The dense and festive atmosphere of the installation is reinforced by a sound piece in which Abel Hernández traces a kind of open score. A collage composed of audio files recorded by Raúl in Brazil, combined with fragments of other songs and synthetic sounds. In one of the five arias that resonate randomly in space, we hear bossa nova’s father João Gilberto sing the first syllable of “Ho bá lá lá”. In another we hear a shrill noise produced by Tom Ze. References of Brazilian popular music are mixed with the singing of birds, the screaming of children, the voice of Burle Marx and the European circus tone of Nino Rota.

On the walls, small, precise pieces, work as footnotes and true attraction magnets: watercolor compositions on wood chips, paintings on cubic volumes made of wood, colored pen stains on paper, and photographic collages. The works, almost imperceptible, break the central structure and introduce another scale, producing a body movement of approximation and distance from this natural environment. In the same space, different choreographies coexist. Microscopic and telescopic perspectives, aerial and frontal views, 3D models and two-dimensional representations.

The wood compositions refer to architectural models of imaginary gardens, perhaps utopian.

The collages are montages made with photographs taken by Raúl at Sítio Burle Marx. Located in the state of Rio de Janeiro, it houses part of the enormous botanical collection constituted along the years by the landscasquarepe designer in a series of expeditions for plant collecting, in which he observed the physical conditions of the species, their means of propagation and the characteristics of their habitat. The overlaps of different temporalities and the notion of human smallness of the collages are typical of the archaeological look of Piranesi’s engravings. The pen drawings, on the other hand, look like seeds in the process of fertilization and explosion, in a stage prior to the appearance of shrubs and trees, as stated by Bruno Munari.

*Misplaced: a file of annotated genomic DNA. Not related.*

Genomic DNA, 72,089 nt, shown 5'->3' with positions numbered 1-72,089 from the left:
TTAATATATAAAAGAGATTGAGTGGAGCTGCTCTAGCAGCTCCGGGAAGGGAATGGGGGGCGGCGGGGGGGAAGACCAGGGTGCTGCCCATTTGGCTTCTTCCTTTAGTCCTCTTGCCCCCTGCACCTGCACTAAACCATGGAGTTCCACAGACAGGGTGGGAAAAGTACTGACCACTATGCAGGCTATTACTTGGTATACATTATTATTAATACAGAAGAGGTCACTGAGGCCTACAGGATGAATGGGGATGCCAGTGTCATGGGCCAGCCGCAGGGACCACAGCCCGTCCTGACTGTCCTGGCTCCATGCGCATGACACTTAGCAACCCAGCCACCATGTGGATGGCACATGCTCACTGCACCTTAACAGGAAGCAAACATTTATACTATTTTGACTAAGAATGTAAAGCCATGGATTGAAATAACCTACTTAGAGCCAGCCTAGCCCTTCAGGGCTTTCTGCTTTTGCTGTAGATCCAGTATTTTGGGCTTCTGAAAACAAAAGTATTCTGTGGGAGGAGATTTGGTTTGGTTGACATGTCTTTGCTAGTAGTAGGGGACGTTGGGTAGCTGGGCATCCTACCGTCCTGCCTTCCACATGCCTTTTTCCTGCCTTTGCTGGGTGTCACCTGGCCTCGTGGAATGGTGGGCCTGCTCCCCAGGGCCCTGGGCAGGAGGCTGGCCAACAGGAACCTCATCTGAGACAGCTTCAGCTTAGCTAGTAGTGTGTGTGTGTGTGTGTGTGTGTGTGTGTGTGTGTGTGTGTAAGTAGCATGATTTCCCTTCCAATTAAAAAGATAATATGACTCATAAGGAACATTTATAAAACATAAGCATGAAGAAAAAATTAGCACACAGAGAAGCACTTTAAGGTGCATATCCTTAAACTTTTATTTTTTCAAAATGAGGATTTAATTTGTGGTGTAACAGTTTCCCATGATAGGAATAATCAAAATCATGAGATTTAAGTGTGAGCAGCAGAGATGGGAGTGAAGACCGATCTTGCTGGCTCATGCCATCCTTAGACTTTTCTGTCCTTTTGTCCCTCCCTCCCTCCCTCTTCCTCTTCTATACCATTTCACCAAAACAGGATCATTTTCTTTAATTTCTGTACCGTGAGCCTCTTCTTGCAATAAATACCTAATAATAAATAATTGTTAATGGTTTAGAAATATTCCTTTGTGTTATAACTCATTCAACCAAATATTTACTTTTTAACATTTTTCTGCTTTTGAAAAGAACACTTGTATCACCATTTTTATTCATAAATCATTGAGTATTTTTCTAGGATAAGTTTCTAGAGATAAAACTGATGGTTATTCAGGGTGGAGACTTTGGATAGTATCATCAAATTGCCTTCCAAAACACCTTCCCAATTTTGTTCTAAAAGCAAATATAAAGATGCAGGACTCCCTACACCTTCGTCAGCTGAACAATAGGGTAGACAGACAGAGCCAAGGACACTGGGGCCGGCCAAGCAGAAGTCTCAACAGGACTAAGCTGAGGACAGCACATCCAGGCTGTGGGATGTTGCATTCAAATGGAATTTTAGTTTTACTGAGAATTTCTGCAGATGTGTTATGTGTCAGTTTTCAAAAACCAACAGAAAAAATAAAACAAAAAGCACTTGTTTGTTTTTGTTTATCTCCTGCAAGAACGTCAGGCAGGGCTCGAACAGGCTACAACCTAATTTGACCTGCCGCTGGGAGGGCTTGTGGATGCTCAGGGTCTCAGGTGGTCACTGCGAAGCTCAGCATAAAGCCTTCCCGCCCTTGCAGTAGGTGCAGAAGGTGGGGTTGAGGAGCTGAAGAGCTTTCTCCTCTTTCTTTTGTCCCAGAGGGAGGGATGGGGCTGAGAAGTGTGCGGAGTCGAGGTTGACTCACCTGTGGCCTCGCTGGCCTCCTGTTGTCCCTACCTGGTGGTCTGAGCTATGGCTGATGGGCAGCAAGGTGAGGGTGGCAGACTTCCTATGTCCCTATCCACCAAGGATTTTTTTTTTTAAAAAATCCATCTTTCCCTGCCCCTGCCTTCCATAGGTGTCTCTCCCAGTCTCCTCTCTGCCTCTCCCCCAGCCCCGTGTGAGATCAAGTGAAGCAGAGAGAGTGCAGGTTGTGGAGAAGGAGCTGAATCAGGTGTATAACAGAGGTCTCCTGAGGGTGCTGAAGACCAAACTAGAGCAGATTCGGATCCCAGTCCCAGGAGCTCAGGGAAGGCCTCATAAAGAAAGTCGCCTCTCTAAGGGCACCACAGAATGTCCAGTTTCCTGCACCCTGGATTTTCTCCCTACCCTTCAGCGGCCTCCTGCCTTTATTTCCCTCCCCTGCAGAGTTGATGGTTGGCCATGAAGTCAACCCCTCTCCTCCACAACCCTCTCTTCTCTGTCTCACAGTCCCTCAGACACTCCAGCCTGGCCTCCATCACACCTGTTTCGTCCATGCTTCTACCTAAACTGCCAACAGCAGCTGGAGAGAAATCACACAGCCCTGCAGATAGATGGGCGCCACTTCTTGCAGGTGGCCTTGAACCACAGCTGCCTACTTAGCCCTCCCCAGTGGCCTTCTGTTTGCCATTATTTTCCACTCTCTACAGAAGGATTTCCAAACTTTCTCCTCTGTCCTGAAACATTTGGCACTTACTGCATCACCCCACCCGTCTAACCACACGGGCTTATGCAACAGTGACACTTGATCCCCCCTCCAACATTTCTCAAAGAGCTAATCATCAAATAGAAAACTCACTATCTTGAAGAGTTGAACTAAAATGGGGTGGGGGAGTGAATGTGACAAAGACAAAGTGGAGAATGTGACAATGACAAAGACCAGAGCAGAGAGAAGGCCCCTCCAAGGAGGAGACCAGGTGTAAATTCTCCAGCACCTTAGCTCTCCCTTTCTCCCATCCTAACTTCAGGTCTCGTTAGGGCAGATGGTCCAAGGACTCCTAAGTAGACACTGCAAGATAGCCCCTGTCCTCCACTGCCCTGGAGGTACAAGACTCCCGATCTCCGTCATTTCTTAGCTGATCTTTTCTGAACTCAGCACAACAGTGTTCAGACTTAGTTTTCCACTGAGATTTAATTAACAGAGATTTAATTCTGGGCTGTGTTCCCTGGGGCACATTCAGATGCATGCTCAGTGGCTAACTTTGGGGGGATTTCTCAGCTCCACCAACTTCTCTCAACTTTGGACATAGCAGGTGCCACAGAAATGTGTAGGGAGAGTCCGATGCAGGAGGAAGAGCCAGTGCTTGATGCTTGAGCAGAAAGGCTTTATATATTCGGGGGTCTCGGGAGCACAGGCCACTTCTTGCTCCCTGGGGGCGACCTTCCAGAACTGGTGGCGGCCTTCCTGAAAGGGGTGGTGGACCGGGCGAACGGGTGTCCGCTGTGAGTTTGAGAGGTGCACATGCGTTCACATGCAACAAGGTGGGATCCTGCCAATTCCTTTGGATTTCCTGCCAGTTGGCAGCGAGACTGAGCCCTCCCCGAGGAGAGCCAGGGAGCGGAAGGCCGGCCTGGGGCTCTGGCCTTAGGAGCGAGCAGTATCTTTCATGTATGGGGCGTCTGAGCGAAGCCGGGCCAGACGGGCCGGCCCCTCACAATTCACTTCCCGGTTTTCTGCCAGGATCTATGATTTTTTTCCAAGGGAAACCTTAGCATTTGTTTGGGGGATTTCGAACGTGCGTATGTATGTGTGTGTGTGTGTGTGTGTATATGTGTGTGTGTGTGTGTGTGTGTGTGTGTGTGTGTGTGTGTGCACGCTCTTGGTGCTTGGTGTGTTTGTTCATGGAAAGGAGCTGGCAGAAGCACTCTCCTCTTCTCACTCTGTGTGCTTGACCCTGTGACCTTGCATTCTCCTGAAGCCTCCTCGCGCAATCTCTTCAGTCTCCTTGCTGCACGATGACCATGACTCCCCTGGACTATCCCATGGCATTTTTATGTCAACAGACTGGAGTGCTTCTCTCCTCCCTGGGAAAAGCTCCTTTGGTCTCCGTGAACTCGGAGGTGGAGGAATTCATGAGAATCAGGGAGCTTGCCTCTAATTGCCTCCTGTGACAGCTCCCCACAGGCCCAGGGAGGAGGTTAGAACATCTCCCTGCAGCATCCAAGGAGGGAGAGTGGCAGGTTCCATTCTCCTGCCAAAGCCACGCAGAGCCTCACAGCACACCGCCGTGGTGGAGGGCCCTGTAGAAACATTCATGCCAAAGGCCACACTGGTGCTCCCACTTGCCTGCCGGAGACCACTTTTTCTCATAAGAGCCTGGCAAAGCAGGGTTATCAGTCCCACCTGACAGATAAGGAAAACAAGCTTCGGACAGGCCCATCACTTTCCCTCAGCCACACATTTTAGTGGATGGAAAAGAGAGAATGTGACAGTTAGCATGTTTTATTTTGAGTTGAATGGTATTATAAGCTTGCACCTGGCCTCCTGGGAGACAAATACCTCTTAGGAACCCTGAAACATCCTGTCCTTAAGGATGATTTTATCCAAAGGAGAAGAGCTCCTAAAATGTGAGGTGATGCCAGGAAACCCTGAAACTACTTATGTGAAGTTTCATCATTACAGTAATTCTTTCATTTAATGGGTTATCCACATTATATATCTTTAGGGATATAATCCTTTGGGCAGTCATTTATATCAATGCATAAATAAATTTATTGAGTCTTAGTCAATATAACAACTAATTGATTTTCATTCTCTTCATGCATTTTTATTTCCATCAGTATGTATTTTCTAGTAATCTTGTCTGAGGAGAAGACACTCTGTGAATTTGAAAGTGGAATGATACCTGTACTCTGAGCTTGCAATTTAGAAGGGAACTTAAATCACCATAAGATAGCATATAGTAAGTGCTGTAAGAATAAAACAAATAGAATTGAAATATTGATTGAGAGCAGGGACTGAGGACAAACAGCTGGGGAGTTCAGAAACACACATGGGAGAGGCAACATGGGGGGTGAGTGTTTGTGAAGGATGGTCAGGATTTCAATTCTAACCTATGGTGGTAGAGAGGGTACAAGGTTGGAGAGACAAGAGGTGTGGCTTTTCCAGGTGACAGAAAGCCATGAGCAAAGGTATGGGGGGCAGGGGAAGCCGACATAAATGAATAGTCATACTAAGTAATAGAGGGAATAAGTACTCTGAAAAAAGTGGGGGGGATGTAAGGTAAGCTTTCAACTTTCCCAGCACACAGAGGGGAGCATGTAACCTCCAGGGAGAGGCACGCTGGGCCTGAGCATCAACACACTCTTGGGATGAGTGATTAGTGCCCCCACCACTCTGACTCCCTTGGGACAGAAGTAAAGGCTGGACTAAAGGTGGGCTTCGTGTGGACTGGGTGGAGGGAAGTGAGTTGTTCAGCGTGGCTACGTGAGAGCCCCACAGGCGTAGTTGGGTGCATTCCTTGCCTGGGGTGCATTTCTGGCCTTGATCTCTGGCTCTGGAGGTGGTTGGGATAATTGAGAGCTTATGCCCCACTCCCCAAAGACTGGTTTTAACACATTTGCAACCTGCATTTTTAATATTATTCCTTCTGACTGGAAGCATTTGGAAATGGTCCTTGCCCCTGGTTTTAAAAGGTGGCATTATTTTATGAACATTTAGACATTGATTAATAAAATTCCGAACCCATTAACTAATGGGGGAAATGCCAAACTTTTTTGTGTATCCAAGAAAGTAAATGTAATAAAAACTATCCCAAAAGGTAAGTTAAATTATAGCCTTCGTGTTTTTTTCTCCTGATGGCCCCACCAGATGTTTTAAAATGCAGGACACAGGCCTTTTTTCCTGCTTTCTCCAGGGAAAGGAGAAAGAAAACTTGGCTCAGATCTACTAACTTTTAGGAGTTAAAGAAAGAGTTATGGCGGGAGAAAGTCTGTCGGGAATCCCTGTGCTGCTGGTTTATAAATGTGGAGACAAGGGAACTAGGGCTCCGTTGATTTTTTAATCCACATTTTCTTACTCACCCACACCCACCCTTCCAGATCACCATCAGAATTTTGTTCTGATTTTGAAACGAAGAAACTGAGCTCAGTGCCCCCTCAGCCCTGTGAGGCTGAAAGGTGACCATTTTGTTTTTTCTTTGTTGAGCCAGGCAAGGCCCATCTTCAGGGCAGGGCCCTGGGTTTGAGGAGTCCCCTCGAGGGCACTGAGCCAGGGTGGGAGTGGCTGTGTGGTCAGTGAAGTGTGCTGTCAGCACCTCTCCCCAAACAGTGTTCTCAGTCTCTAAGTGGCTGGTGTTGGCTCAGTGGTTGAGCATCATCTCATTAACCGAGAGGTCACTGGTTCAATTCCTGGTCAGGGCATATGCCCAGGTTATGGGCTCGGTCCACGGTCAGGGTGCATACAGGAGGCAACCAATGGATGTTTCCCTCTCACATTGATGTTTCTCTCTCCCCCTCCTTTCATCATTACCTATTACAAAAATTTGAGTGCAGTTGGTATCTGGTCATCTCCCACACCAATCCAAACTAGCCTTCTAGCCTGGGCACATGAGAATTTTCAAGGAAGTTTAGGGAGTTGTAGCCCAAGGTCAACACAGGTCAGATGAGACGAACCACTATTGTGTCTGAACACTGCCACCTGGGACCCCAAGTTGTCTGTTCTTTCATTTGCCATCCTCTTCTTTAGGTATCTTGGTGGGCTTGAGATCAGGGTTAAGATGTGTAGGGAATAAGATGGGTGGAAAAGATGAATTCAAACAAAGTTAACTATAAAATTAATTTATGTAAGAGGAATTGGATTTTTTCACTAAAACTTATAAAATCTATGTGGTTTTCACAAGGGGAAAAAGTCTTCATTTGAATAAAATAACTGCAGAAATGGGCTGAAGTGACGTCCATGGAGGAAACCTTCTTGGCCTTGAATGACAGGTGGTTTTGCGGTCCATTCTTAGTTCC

Aglaonema, yam, anthurium, comigo-ninguém-pode, peace lily and cup-of-milk. Species from the Brazilian cerrado, Amazon and northeastern sertão. Like the writer Guimarães Rosa, Burle Marx listed, made known and introduced the exuberant Brazilian flora into the local landscape vocabulary, besides having classified dozens of new species. His gardens are distinguished not only by their geometry. The main renewal proposed by the landscaper was in the diversity, in the use of new materials and plants in combinations and original arrangements, bringing together the native and what is regarded as exotic. At the same time, Burle Marx freely articulated non-organic and artificial elements, introducing concrete sculptures, ceramic tiles and immense beds of colored minerals in his gardens.

In these gestures, he made clear something that Raúl also seeks to underline with this exhibition, the false dichotomy between nature and culture, nature and human being. Edens are built on top of skyscrapers, paved roads are opened along sublime banks, forests are cut and burned in the name of progress — vide the recent and still burning fires in the Amazon. A modern garden, in turn, could not and cannot ignore these aspects. Ecological activist, in the 1970s Burle Marx publicly criticized the transformation of forested areas into pastures resulting from economic interests that dictate destructive action. A modern and contemporary garden, therefore, could not and cannot ignore a scenario in which our relationship with nature is characterized primarily by violence and disrespect. Burle Marx and Raúl introduce materials from other origins, absorb and “cannibalize”, to use a term from the poet and theorist of Brazilian modernism Oswald de Andrade, thus producing something provocative, live and new.

Isabella Lenzi